occurred in New York, com- the free exercise of reason. Some of monly known as the “Negro Plot." | the accused were doubtless guilty of The frequent occurrence of fires, most setting fire to the city ; but the proof of which were evidently caused by de- of the alleged plot was not sufficiently sign, first excited the jealousy and sus clear to justify these judicial murders, picion of the citizens. Terrified by which disgrace the annals of New York. danger which lurked unseen in the In 1743, George Clinton, a younger midst of them, they listened with eager son of the Earl of Lincoln, was sent credulity to the declaration of some over as governor of the colony. abandoned females, that the negroes One of his earliest measures had combined to burn the city, and confirmed the favorable accounts which make one of their number governor. had preceded him, of his talents and Many were arrested and committed to liberality. To show his willingness to prison. Other witnesses, not more res- repose confidence in the people, he aspectable than the first, came forward ; sented to a bill limiting the duration of other negroes were accused, and even the present and all succeeding Assemseveral white men were designated as blies. The House manifested its graticoncerned in the plot.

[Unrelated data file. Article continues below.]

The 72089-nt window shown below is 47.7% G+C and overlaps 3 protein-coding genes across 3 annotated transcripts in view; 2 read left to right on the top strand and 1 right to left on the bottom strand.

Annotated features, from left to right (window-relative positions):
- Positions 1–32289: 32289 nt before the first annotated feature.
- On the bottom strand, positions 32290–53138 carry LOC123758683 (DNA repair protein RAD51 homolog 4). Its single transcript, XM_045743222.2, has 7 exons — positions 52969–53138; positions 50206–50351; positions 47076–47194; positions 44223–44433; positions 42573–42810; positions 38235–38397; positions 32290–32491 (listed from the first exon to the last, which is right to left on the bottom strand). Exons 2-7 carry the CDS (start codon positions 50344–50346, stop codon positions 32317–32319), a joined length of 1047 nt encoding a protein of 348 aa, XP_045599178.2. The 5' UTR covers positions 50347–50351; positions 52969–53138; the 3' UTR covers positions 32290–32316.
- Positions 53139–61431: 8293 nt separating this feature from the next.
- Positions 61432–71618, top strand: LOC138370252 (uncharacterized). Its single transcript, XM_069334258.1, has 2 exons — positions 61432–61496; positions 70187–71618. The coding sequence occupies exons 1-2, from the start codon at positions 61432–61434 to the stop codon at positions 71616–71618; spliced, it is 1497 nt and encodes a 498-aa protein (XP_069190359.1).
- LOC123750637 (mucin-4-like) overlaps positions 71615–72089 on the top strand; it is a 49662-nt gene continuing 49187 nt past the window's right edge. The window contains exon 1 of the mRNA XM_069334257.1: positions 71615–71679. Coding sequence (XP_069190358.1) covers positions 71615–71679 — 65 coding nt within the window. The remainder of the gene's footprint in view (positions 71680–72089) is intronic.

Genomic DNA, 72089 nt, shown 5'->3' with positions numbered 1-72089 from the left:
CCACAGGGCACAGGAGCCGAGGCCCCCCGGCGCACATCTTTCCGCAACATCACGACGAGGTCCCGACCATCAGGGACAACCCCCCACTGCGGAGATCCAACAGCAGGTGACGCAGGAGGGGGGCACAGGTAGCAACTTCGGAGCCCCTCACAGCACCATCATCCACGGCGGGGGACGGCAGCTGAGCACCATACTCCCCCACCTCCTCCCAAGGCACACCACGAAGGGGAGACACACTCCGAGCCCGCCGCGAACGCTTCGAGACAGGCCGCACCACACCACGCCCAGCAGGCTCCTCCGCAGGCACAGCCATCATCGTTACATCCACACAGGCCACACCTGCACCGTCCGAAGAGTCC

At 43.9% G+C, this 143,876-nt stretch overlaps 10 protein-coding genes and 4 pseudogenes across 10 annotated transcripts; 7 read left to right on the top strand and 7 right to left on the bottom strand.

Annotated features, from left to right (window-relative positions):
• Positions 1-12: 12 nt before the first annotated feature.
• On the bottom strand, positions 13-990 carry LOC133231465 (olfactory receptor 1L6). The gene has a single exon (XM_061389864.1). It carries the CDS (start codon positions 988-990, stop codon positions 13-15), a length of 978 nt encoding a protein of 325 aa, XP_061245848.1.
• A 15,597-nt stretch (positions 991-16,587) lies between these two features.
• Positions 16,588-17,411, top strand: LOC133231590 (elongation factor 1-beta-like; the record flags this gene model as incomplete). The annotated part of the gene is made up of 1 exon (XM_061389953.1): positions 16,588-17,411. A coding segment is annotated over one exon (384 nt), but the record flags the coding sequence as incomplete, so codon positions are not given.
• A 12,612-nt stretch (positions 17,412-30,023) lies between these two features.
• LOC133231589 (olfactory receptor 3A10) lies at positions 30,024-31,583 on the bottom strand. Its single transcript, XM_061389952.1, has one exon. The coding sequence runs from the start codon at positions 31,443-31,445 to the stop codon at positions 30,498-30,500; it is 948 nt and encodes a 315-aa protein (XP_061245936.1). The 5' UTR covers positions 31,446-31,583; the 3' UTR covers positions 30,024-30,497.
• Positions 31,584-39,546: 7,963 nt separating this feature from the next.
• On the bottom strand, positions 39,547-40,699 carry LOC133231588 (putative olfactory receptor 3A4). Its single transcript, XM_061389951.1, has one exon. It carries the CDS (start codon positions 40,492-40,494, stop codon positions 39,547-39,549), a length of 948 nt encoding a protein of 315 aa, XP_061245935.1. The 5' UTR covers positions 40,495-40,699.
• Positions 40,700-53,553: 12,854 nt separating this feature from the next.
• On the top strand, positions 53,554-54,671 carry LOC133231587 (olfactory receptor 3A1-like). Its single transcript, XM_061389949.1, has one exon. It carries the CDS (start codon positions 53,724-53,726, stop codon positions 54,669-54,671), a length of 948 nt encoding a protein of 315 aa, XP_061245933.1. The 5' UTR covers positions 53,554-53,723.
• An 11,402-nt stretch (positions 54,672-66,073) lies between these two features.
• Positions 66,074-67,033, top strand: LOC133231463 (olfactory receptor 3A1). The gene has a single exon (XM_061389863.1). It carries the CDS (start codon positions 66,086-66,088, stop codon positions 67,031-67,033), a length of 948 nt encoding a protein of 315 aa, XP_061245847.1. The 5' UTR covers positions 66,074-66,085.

tude by adopting the measures When the time of trial arrived, so he recommended for the defence strong was the prejudice against the of the province against the French, who unhappy black men, that every lawyer | were then at war with England. In

置 1941.

1443.

1745.

Ch. III.]

PROGRESS OF NEW JERSEY.

185

1747.

1746.

1745, the savages in alliance with steadily forward, although its annals France, made frequent invasions of are marked by serious disputes on the the English territories. Encouraged subject of paper money, conveyances by success, the enemy became more of land by Indians to certain claimdaring, and small parties ventured ants, the resistance of the squatters to within even the suburbs of Albany, the efforts made to oust them, etc. and there laid in wait for prisoners. After Morris's death, in 1745,